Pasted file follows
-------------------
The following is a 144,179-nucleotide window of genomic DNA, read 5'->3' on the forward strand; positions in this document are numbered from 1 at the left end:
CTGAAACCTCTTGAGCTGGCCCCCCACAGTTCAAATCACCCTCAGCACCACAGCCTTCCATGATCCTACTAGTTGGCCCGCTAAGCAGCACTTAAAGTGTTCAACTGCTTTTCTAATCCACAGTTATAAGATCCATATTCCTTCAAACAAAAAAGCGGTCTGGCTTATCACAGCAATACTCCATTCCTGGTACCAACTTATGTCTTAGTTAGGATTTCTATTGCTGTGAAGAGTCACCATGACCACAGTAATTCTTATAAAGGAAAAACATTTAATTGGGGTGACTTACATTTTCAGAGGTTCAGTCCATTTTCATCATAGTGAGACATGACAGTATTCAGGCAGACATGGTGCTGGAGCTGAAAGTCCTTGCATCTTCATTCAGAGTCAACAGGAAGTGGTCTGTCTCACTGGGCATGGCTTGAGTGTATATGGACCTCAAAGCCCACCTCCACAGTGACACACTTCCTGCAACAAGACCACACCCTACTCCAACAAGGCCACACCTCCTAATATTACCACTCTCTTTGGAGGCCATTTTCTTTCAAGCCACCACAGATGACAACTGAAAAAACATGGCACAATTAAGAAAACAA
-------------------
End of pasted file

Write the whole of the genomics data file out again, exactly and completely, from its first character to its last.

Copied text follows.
The following is a 144,179-nucleotide window of genomic DNA, read 5'->3' on the forward strand; positions in this document are numbered from 1 at the left end:
CTGAAACCTCTTGAGCTGGCCCCCCACAGTTCAAATCACCCTCAGCACCACAGCCTTCCATGATCCTACTAGTTGGCCCGCTAAGCAGCACTTAAAGTGTTCAACTGCTTTTCTAATCCACAGTTATAAGATCCATATTCCTTCAAACAAAAAAGCGGTCTGGCTTATCACAGCAATACTCCATTCCTGGTACCAACTTATGTCTTAGTTAGGATTTCTATTGCTGTGAAGAGTCACCATGACCACAGTAATTCTTATAAAGGAAAAACATTTAATTGGGGTGACTTACATTTTCAGAGGTTCAGTCCATTTTCATCATAGTGAGACATGACAGTATTCAGGCAGACATGGTGCTGGAGCTGAAAGTCCTTGCATCTTCATTCAGAGTCAACAGGAAGTGGTCTGTCTCACTGGGCATGGCTTGAGTGTATATGGACCTCAAAGCCCACCTCCACAGTGACACACTTCCTGCAACAAGACCACACCCTACTCCAACAAGGCCACACCTCCTAATATTACCACTCTCTTTGGAGGCCATTTTCTTTCAAGCCACCACAGATGACAACTGAAAAAACATGGCACAATTAAGAAAACAA